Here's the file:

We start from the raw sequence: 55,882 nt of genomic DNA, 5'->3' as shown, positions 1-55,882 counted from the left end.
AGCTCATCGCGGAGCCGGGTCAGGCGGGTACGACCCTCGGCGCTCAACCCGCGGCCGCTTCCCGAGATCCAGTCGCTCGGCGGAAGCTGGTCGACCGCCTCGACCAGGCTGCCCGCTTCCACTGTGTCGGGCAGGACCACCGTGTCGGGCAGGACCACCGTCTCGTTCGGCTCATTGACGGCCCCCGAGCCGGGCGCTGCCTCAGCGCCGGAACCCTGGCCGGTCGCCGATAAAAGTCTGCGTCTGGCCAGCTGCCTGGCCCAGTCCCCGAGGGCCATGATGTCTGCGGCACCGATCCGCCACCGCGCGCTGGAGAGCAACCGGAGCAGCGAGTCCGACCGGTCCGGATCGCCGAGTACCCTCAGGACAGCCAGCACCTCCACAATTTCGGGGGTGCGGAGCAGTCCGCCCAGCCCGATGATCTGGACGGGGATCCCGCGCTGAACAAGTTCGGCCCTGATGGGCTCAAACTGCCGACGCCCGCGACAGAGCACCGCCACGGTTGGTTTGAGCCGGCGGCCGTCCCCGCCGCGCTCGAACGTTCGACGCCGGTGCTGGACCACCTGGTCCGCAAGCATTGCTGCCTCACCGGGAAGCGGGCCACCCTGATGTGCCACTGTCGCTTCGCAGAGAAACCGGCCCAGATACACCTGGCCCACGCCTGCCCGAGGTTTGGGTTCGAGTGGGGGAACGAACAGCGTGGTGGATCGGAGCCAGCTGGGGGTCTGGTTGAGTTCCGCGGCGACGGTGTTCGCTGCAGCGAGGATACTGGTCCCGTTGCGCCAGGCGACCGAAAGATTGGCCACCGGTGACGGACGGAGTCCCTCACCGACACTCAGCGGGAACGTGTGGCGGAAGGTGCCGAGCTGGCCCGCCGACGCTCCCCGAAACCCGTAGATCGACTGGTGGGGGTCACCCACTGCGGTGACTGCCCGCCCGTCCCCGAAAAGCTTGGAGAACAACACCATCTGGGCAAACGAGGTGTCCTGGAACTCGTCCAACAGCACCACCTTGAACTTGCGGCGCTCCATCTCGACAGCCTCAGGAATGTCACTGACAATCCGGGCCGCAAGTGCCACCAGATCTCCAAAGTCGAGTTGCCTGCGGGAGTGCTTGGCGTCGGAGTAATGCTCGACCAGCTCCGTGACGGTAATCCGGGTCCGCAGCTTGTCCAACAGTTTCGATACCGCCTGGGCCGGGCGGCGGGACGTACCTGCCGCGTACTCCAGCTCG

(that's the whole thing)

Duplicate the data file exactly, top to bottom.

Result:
We start from the raw sequence: 55,882 nt of genomic DNA, 5'->3' as shown, positions 1-55,882 counted from the left end.
AGCTCATCGCGGAGCCGGGTCAGGCGGGTACGACCCTCGGCGCTCAACCCGCGGCCGCTTCCCGAGATCCAGTCGCTCGGCGGAAGCTGGTCGACCGCCTCGACCAGGCTGCCCGCTTCCACTGTGTCGGGCAGGACCACCGTGTCGGGCAGGACCACCGTCTCGTTCGGCTCATTGACGGCCCCCGAGCCGGGCGCTGCCTCAGCGCCGGAACCCTGGCCGGTCGCCGATAAAAGTCTGCGTCTGGCCAGCTGCCTGGCCCAGTCCCCGAGGGCCATGATGTCTGCGGCACCGATCCGCCACCGCGCGCTGGAGAGCAACCGGAGCAGCGAGTCCGACCGGTCCGGATCGCCGAGTACCCTCAGGACAGCCAGCACCTCCACAATTTCGGGGGTGCGGAGCAGTCCGCCCAGCCCGATGATCTGGACGGGGATCCCGCGCTGAACAAGTTCGGCCCTGATGGGCTCAAACTGCCGACGCCCGCGACAGAGCACCGCCACGGTTGGTTTGAGCCGGCGGCCGTCCCCGCCGCGCTCGAACGTTCGACGCCGGTGCTGGACCACCTGGTCCGCAAGCATTGCTGCCTCACCGGGAAGCGGGCCACCCTGATGTGCCACTGTCGCTTCGCAGAGAAACCGGCCCAGATACACCTGGCCCACGCCTGCCCGAGGTTTGGGTTCGAGTGGGGGAACGAACAGCGTGGTGGATCGGAGCCAGCTGGGGGTCTGGTTGAGTTCCGCGGCGACGGTGTTCGCTGCAGCGAGGATACTGGTCCCGTTGCGCCAGGCGACCGAAAGATTGGCCACCGGTGACGGACGGAGTCCCTCACCGACACTCAGCGGGAACGTGTGGCGGAAGGTGCCGAGCTGGCCCGCCGACGCTCCCCGAAACCCGTAGATCGACTGGTGGGGGTCACCCACTGCGGTGACTGCCCGCCCGTCCCCGAAAAGCTTGGAGAACAACACCATCTGGGCAAACGAGGTGTCCTGGAACTCGTCCAACAGCACCACCTTGAACTTGCGGCGCTCCATCTCGACAGCCTCAGGAATGTCACTGACAATCCGGGCCGCAAGTGCCACCAGATCTCCAAAGTCGAGTTGCCTGCGGGAGTGCTTGGCGTCGGAGTAATGCTCGACCAGCTCCGTGACGGTAATCCGGGTCCGCAGCTTGTCCAACAGTTTCGATACCGCCTGGGCCGGGCGGCGGGACGTACCTGCCGCGTACTCCAGCTCG